Mark: The Awesome Temple

Read: Mark 13:1-2

As I began to process chapter 13, The Olivet Discourse, I simply had to stop and observe the first few verses through the eyes of the disciples, with a bent toward the current state of so many churches in this country.

As Jesus was leaving the temple, one of his disciples said to him, “Look, Teacher! What massive stones! What magnificent buildings!” “Do you see all these great buildings?” replied Jesus. “Not one stone here will be left on another; every one will be thrown down.” Mark 13:1-2

I had the privilege of meeting with disciples downtown on Tuesday and Wednesday morning this week. As I drove past multiple church properties, I couldn’t help but notice those that were gigantic structures, along with empty parking lots. I’m not judging the pastors, ministers, staff, etc., I’m making a statement about the system that led to this phenomena we refer to as “church.” What massive stones! What magnificent buildings!

It is my belief that these will be relics of the next generation. The new church will be much more organic, much more difficult to identify, and hardly recognizable by today’s standards. The next generation of churches has yet to be defined, but I’m confident it will not include hefty senior pastor salaries and designated parking. Giant buildings with monthly utility bills that could provide for dozens of families that don’t even have the means to have electricity will be replaced, repurposed, redesigned, redesignated, re____.

The disciples, after spending hours in the temple courts with Jesus, are excited about those who heard the preaching and teaching. Their comments about the temple come from a place of joy. Jesus has just debunked leading teachers and Pharisees, upset many who were full of pride, and supported those who humbly came to the temple to offer what they could. This was an amazing day! Walking out, they make a simple observation, but Jesus, as He does so often, turns the tables.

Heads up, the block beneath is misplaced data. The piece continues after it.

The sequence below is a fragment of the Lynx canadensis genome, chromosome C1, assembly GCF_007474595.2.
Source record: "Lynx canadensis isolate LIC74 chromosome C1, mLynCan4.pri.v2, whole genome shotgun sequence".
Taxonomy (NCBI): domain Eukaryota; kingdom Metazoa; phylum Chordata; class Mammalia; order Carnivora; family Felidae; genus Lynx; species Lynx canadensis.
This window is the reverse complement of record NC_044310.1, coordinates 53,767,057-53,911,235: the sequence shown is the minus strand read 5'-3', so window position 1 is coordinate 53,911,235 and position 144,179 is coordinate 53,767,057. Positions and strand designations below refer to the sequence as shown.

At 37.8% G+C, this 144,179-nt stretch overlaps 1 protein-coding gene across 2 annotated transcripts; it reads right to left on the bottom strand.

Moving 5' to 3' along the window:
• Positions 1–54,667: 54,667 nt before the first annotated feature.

Historically, we have the privilege of knowing that those massive structures were indeed destroyed, but that was inconceivable by those walking out of the temple courts 2,000+ years ago. Completely unheard of.

My angst against the large church model in America is not to see them fail; rather, I want more than anything to see thriving churches, filled with disciple-making disciplers that serve their communities and pour the gospel out to everyone. No, I’m not against these entities, but I know that most are unable to be the effective church because they compromise the gospel over the system they have built, the salaries they must pay, and the infrastructure that drives the stewardship campaigns.

My prayer is for churches to wake up to their original calling, to look at large gatherings (typically on Sunday) as celebrations of the week of working in the harvest field, spreading the gospel, pouring into disciples, reaching into the workplace with hundreds of ministers (every Christian is a minister of the gospel), and building each other up as we talk about success and failures during the week.

There is much work to do. We need healthy churches and healthy leaders. We need people to work together with a common understanding of the direction that Jesus set for us, to go and make disciples. Lord, help us!

Thoughts about serving others

This link includes a list of posts about Serving the Least, the Lost, and the Lonely.

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Let the Word evoke words. May your life encourage lives.

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